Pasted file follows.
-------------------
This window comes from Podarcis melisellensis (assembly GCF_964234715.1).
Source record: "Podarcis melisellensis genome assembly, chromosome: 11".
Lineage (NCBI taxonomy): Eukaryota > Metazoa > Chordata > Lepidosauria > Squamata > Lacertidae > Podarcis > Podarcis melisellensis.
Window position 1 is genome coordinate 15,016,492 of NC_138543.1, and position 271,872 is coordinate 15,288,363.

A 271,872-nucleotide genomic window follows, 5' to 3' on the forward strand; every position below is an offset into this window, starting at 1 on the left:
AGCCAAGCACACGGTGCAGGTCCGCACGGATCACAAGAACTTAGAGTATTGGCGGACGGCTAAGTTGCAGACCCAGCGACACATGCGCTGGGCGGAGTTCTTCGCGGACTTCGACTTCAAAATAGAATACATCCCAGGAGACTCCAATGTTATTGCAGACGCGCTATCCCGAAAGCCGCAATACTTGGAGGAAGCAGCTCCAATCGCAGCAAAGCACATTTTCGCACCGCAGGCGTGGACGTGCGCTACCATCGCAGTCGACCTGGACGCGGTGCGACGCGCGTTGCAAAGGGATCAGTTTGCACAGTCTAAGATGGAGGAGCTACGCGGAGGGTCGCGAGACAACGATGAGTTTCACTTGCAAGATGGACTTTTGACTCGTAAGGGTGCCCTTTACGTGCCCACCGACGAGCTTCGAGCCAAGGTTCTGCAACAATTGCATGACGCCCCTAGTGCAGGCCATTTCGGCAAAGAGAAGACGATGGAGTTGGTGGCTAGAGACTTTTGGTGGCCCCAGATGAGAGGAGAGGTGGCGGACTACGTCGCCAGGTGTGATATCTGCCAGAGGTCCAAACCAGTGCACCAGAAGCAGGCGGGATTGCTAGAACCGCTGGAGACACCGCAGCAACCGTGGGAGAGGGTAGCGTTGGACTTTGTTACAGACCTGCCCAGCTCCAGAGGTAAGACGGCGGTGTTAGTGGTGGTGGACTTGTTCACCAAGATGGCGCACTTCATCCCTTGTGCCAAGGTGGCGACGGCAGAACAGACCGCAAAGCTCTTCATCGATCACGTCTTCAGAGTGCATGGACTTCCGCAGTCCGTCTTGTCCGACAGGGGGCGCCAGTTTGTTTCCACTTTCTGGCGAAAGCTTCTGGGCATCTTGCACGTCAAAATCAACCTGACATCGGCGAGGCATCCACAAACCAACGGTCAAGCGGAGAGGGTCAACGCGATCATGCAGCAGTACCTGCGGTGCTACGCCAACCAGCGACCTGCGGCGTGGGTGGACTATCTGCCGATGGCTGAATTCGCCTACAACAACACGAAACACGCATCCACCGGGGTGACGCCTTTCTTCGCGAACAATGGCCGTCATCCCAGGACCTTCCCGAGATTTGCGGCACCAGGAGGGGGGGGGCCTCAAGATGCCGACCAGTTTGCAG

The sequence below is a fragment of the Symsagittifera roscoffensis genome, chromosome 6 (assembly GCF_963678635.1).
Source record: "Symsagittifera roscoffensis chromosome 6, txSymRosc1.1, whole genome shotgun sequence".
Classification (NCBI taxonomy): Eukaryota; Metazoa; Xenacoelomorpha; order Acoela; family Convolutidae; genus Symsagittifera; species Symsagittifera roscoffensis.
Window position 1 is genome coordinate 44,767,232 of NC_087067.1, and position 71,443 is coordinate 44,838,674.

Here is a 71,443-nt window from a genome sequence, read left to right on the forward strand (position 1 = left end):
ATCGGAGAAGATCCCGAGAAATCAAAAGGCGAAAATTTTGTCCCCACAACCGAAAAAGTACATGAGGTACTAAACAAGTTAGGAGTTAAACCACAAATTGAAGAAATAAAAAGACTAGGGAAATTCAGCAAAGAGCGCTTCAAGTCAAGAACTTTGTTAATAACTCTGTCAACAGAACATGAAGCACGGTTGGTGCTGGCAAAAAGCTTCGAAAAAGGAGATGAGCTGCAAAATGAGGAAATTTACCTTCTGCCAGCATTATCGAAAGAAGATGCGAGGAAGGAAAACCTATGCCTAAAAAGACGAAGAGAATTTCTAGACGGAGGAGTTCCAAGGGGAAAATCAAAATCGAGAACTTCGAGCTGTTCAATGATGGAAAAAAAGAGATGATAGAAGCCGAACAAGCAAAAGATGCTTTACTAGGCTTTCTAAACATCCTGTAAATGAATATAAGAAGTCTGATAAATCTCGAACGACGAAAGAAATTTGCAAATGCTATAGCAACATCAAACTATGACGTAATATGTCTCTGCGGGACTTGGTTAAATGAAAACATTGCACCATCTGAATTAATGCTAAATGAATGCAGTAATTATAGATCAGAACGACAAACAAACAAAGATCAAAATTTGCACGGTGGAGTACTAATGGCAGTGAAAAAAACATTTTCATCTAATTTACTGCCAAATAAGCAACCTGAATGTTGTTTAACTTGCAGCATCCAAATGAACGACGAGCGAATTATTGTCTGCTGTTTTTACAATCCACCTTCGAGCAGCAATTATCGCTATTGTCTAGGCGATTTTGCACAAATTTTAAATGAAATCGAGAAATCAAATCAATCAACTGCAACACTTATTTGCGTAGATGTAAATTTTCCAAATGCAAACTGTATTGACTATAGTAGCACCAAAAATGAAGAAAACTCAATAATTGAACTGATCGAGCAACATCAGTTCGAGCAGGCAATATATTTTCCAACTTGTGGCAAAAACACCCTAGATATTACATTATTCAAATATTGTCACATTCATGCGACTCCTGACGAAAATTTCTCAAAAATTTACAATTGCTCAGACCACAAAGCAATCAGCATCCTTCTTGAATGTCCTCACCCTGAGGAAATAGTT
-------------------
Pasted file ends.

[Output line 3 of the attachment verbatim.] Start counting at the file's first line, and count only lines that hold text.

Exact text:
Lineage (NCBI taxonomy): Eukaryota > Metazoa > Chordata > Lepidosauria > Squamata > Lacertidae > Podarcis > Podarcis melisellensis.